“Hassan!” I called. “Come back with it!” He was already turning the street corner, his rubber boots kicking up snow. He stopped, turned. He cupped his hands around his mouth. “For you, a thousand times over!” he said.
So opens the pivotal event in The Kite Runner, a novel by Khaled Hosseini. The movie version, which is now in theatres, was nominated for a Golden Globe as best foreign-language film of 2007.
Amir and Hassan, inseparable, fiercely loyal friends, have just won the annual kite-flying tournament in Kabul, Afghanistan in the winter of 1975 by cutting down all other kites in the air. Amir has just dispatched Hassan to retrieve as a trophy the last kite cut down. Hassan’s devotion will shortly be tested to its very limits. He is the best kite runner in the city. He finds the kite, but can he keep it for his friend?
This remarkable story is played out against the backdrop of events occurring in Afghanistan from shortly before the Russian invasion of 1979 up to and including the Taliban takeover.
It is a poignant, bittersweet movie that, in the context of Islamic life, portrays undying friendship, love between father and son and above all, the themes of atonement and redemption.
The foundation of the story is the friendship between Amir jan (the “jan” is always added when expressing affection) and his servant, Hassan. Amir is a rich boy of privilege and prestige, while Hassan is poor and a descendant of the Hazerah people who are despised by the ruling classes in Afghanistan. Yet the boys, both motherless and raised in the same household, share a deep bond of friendship.
Three older toughs trail Hassan and demand the blue trophy kite. But Hassan refuses to surrender his friend’s prize, for he loves Amir. Assef, their sociopathic leader, agrees to let Hassan keep the kite, but he will exact a steep price. Brandishing brass knuckles, Assef then attacks and rapes Hassan, as the boy is restrained by Assef’s accomplices.
Meanwhile, Amir has come looking for Hassan. From behind a wall, he witnesses the grave unfolding events. He has arrived in time; Assef has not yet thrown Hassan to the ground. Amir can intervene. But he makes no cry to save his friend. The reasons are complex and deep, but not as deep as his traitorous silence.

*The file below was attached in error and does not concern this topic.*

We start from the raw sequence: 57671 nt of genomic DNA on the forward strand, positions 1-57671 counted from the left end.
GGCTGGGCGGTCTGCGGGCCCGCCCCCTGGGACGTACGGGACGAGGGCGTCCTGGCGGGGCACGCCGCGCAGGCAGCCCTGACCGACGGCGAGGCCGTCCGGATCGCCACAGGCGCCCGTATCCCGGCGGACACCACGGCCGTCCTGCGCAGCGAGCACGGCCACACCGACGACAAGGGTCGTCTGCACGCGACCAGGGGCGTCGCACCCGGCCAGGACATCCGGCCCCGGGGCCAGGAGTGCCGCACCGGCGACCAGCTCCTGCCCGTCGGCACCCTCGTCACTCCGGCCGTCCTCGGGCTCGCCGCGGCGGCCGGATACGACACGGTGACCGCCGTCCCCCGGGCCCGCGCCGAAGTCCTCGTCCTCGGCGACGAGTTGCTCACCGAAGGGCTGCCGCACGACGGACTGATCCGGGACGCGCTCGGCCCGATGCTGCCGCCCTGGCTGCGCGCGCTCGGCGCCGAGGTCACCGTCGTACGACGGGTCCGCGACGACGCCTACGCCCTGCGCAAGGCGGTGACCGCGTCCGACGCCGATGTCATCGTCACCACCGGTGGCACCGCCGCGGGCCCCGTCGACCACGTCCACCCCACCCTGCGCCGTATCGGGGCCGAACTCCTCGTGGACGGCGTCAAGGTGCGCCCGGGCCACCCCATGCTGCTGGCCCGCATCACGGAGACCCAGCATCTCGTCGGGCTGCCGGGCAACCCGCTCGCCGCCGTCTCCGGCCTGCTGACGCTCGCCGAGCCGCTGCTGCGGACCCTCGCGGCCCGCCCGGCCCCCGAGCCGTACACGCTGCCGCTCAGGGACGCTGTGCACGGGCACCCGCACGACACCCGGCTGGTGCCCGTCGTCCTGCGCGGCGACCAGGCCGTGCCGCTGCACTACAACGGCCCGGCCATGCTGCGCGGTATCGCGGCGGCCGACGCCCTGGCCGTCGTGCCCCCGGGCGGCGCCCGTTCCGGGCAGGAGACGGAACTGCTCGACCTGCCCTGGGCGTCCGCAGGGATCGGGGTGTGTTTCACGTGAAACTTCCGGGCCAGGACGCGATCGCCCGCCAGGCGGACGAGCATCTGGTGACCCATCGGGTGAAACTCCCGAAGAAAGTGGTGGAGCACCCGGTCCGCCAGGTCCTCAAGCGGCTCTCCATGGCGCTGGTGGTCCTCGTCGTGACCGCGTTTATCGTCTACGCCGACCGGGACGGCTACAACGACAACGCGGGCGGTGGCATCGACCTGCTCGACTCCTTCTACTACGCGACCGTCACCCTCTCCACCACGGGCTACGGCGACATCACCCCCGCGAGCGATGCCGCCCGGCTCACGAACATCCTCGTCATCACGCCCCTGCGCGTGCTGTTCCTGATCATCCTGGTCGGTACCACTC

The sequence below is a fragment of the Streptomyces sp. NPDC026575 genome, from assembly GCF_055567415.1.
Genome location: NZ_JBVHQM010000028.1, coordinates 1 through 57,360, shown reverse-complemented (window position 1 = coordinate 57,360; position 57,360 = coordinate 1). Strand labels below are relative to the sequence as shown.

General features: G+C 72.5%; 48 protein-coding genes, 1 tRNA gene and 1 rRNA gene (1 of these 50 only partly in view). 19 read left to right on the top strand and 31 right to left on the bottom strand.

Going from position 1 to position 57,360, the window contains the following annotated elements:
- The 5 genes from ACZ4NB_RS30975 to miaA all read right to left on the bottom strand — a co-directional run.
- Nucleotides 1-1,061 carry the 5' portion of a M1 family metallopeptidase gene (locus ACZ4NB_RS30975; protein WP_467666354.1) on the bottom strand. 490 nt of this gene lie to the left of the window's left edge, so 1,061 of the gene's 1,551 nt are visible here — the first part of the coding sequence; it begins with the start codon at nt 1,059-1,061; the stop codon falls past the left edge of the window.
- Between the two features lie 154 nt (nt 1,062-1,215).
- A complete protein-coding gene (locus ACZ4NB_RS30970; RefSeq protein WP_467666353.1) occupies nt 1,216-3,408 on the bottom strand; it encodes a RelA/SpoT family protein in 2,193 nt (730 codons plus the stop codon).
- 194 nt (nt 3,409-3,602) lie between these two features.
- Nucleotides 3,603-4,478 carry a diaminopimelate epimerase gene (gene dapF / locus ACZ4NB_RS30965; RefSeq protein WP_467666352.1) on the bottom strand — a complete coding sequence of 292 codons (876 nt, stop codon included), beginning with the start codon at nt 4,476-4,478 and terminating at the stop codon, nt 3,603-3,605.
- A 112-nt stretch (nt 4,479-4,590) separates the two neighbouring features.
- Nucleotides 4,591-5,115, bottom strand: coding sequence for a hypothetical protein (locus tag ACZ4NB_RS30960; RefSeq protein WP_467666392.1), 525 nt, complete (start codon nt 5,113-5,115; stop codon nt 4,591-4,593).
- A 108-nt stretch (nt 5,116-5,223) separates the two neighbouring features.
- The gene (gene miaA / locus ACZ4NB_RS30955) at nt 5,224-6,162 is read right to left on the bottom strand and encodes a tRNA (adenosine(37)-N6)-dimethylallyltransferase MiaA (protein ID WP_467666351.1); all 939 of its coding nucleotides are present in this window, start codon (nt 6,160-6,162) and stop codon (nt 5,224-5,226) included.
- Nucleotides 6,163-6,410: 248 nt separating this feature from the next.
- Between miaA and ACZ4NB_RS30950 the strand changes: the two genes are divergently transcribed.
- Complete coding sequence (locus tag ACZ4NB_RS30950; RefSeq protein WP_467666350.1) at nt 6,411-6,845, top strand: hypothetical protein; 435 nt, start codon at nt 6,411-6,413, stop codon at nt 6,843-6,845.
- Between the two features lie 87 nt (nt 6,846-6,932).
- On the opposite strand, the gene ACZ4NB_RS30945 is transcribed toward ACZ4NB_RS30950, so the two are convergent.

The Kite Runner has two recurring themes. First, there is the deep devotion that Hassan over and over again expresses to his friend Amir, captured in his memorable words as he runs off to bring home the trophy kite.
In the face of such ardent devotion, Amir’s betrayal is of the worst kind and, even in his new life in America, he suffers remorse and inescapable guilt over the next two decades.
The second theme in the story surfaces in an old friend’s cryptic challenge, “There is a way to be good again.” And the author, in magnificent storytelling fashion, weaves a tale of adventurous hope in which Amir seeks forgiveness, redemption and freedom from guilt by doing a good deed that he hopes will erase his evil past.
Psychology has taught us to disregard categories like sin and guilt. Given this framework of thinking, it is surprising that this story of betrayal, consequent guilt and the quest “to be good again” should resonate with so many.
Nevertheless the book is flying off the shelves. Perhaps the intellectual “faith” offered by psychology is not able to meet the real needs of people when they experience their dark
moments of life. Indeed, any intellectual “faith” that rejects moral categories will always fail in the nitty-gritty of real life. It fails us utterly when we sting ourselves and others by stealing, lying, lusting, betraying and on and on and on.
And so the question of how to find “goodness” again is perennial among us. We do wrong, we commit evil, we find ourselves consumed with guilt and remorse – we ask over and over, “How can I be good again?”
The Kite Runner portrays one way of attempting atonement, a way as old as the hills – that of doing good deeds that will cover our past wrongs. But there is a totally different way to understand atonement.
Yet another ancient way reveals that we receive forgiveness and “goodness” from another as a gift.
Ironically this second way might be portrayed in Hassan’s magnificent words of devotion to his friend. What if Amir had been able to hear in his native language these words from the One once nailed to a cross: “Amir jan, for you … covering your betrayals, blotting out your lies, washing away your shame … for you, Amir jan a thousand times over … there IS a way to be good again.”
This article originally appeared in the Jan. 21 Guelph Mercury, for which Royal Hamel is a member of the community editorial board.